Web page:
TALKING TAX: More air to breathe in Latvia's tax enforcement system

  • 2006-12-20
  • By Edgars Koskins [ Sorainen Law Offices ]
A long-awaited day for Latvian taxpayers is coming as amendments to Taxes and Duties Act 1995 go into force. As of Jan. 1, 2007 the penal system for unpaid taxes in Latvia is to see the first substantial revision since its creation in the begging of 1990's.

In fact, news regarding revision of the process of levying penalties for unpaid taxes should not cause so much excitement for the average taxpayer as would some more attractive novelties like a reduction of applicable tax rates. However, those who have experienced a tax audit conducted by Latvian tax authorities, and been penalized, will be aware that something big has indeed happened.

The tax penal system in Latvia still works, and has worked for many years, in a straightforward, harsh way. If tax administrators found that a tax had not been paid on time the alleged violator would be ordered to pay the unpaid tax and a penalty in the amount of the unpaid tax. Simply put, it was a 100 percent penalty.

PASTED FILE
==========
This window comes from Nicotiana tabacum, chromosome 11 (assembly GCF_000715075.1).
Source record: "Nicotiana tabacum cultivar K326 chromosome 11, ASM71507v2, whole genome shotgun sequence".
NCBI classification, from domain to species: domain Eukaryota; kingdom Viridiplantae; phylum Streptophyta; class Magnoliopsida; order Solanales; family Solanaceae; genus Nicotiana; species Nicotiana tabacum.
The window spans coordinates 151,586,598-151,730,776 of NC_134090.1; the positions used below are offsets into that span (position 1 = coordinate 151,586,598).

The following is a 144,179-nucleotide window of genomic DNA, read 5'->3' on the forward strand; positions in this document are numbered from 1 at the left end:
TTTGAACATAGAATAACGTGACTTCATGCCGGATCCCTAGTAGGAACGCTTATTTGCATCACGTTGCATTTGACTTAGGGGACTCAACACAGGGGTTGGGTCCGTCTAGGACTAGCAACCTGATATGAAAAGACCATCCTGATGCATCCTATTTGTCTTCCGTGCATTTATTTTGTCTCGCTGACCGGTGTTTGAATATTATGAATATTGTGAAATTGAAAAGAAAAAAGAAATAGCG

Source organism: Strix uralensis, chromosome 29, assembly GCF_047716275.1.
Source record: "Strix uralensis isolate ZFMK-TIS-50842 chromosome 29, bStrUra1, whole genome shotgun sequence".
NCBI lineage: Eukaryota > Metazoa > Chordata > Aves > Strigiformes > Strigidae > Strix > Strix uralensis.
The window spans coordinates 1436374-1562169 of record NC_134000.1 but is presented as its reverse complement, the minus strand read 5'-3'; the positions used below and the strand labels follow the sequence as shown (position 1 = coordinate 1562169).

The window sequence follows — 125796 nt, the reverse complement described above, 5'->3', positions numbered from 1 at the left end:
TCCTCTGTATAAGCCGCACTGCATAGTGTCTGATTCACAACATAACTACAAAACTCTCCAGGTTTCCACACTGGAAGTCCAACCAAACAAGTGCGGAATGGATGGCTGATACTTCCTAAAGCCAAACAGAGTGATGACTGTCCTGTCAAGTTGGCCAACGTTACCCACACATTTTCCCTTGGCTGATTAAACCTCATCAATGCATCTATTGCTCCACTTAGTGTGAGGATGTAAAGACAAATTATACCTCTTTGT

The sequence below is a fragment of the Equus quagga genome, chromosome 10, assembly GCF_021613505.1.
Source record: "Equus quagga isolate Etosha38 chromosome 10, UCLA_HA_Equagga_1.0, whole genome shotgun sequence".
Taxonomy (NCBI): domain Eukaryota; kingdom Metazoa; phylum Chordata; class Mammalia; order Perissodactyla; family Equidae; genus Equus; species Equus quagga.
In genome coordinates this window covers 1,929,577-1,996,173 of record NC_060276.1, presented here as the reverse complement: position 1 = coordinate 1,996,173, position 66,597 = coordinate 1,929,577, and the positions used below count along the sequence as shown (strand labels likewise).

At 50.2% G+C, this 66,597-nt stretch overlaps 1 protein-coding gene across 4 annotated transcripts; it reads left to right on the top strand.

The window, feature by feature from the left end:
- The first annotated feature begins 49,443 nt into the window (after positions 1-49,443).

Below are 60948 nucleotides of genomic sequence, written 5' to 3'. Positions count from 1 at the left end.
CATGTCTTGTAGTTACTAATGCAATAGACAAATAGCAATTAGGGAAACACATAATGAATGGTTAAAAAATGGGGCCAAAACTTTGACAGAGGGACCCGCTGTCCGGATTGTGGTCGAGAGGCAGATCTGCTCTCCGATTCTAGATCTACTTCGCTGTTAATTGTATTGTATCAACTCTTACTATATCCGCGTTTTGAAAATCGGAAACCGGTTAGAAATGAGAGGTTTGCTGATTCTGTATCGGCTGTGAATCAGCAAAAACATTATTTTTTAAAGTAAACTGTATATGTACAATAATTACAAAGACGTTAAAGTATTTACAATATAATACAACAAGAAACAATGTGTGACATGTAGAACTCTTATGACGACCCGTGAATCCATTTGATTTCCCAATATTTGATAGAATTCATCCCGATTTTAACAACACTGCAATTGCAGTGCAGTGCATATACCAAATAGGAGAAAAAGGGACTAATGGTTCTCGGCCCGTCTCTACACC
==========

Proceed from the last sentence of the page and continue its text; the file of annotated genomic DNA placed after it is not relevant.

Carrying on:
The penalty system was indifferent to circumstances that caused the unpaid tax. Regardless of whether there was gross negligence or a typo in an invoice, the fine was the same 's 100 percent. In our practise once there was a VAT deduction case where an accountant had missed one digit from a company registration number. As a result, a several thousand lat fine was imposed. It is indeed an absurd and unfair way to deal with taxpayers. Lately, however, some unfair penalties were reduced by the Supreme Court Senate.

In brief, the latest amendments to Taxes and Duties Act 1995 provide improvements to the penal system. For the first tax violation the maximum penalty imposed is 50 percent of unpaid taxes. However, the aforesaid penalty is subject to further reduction, down to 30 percent, if the unpaid tax amounts to 15 percent or less of the total tax payable in the audited period.
Finally, drafters of the amendments indicated that one of the underlying purposes of the changes is reducing the extreme amount of tax disputes raised by disgruntled taxpayers. The Taxes and Duties Act 1995 as of Jan. 1, 2007 offers a "carrot" to a taxpayer: any complaints and disputes with the tax authorities can be dropped by paying the unpaid tax, including late payment interest, and a 15 percent penalty in 30 days from the decision of the tax audit.

This is quite a deal for avoiding two appeals in the tax authorities and probably three more in administrative court, which in total could stretch out four to five years under current rules. How it will work in practice? It is something to see.

Edgars Koskins is an assistant attorney-of-law at Sorainen Law Offices in Riga.